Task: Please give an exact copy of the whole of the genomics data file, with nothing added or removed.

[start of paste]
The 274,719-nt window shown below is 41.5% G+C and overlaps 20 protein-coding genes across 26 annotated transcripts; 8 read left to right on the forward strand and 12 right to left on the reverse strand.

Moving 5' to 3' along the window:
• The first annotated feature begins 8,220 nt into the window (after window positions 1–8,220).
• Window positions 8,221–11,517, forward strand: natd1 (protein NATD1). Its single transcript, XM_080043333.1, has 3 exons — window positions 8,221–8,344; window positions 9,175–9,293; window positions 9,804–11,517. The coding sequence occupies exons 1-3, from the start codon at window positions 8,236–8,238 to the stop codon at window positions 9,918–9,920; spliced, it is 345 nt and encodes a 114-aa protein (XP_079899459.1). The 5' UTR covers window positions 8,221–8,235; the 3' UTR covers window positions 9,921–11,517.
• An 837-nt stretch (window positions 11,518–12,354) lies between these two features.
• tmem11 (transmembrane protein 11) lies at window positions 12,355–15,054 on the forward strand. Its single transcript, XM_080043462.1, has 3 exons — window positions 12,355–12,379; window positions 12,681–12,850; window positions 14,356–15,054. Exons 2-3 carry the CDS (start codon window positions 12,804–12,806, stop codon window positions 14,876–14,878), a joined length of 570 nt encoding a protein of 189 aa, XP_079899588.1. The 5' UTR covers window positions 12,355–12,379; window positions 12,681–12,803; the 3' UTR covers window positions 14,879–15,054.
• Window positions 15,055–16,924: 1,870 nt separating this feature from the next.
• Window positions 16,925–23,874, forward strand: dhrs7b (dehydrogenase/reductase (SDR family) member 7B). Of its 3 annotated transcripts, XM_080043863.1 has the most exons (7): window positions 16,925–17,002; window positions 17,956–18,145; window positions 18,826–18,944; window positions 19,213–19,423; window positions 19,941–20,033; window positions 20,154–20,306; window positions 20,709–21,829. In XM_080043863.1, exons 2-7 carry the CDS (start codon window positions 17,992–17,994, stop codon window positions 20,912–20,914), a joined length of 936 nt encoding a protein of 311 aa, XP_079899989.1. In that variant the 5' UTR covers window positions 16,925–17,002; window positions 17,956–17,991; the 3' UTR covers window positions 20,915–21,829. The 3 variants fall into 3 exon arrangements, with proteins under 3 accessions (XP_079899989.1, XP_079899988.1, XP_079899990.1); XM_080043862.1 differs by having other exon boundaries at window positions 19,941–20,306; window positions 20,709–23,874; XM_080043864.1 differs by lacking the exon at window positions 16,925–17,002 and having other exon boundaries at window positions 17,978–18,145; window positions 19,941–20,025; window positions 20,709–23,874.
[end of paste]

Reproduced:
The 274,719-nt window shown below is 41.5% G+C and overlaps 20 protein-coding genes across 26 annotated transcripts; 8 read left to right on the forward strand and 12 right to left on the reverse strand.

Moving 5' to 3' along the window:
• The first annotated feature begins 8,220 nt into the window (after window positions 1–8,220).
• Window positions 8,221–11,517, forward strand: natd1 (protein NATD1). Its single transcript, XM_080043333.1, has 3 exons — window positions 8,221–8,344; window positions 9,175–9,293; window positions 9,804–11,517. The coding sequence occupies exons 1-3, from the start codon at window positions 8,236–8,238 to the stop codon at window positions 9,918–9,920; spliced, it is 345 nt and encodes a 114-aa protein (XP_079899459.1). The 5' UTR covers window positions 8,221–8,235; the 3' UTR covers window positions 9,921–11,517.
• An 837-nt stretch (window positions 11,518–12,354) lies between these two features.
• tmem11 (transmembrane protein 11) lies at window positions 12,355–15,054 on the forward strand. Its single transcript, XM_080043462.1, has 3 exons — window positions 12,355–12,379; window positions 12,681–12,850; window positions 14,356–15,054. Exons 2-3 carry the CDS (start codon window positions 12,804–12,806, stop codon window positions 14,876–14,878), a joined length of 570 nt encoding a protein of 189 aa, XP_079899588.1. The 5' UTR covers window positions 12,355–12,379; window positions 12,681–12,803; the 3' UTR covers window positions 14,879–15,054.
• Window positions 15,055–16,924: 1,870 nt separating this feature from the next.
• Window positions 16,925–23,874, forward strand: dhrs7b (dehydrogenase/reductase (SDR family) member 7B). Of its 3 annotated transcripts, XM_080043863.1 has the most exons (7): window positions 16,925–17,002; window positions 17,956–18,145; window positions 18,826–18,944; window positions 19,213–19,423; window positions 19,941–20,033; window positions 20,154–20,306; window positions 20,709–21,829. In XM_080043863.1, exons 2-7 carry the CDS (start codon window positions 17,992–17,994, stop codon window positions 20,912–20,914), a joined length of 936 nt encoding a protein of 311 aa, XP_079899989.1. In that variant the 5' UTR covers window positions 16,925–17,002; window positions 17,956–17,991; the 3' UTR covers window positions 20,915–21,829. The 3 variants fall into 3 exon arrangements, with proteins under 3 accessions (XP_079899989.1, XP_079899988.1, XP_079899990.1); XM_080043862.1 differs by having other exon boundaries at window positions 19,941–20,306; window positions 20,709–23,874; XM_080043864.1 differs by lacking the exon at window positions 16,925–17,002 and having other exon boundaries at window positions 17,978–18,145; window positions 19,941–20,025; window positions 20,709–23,874.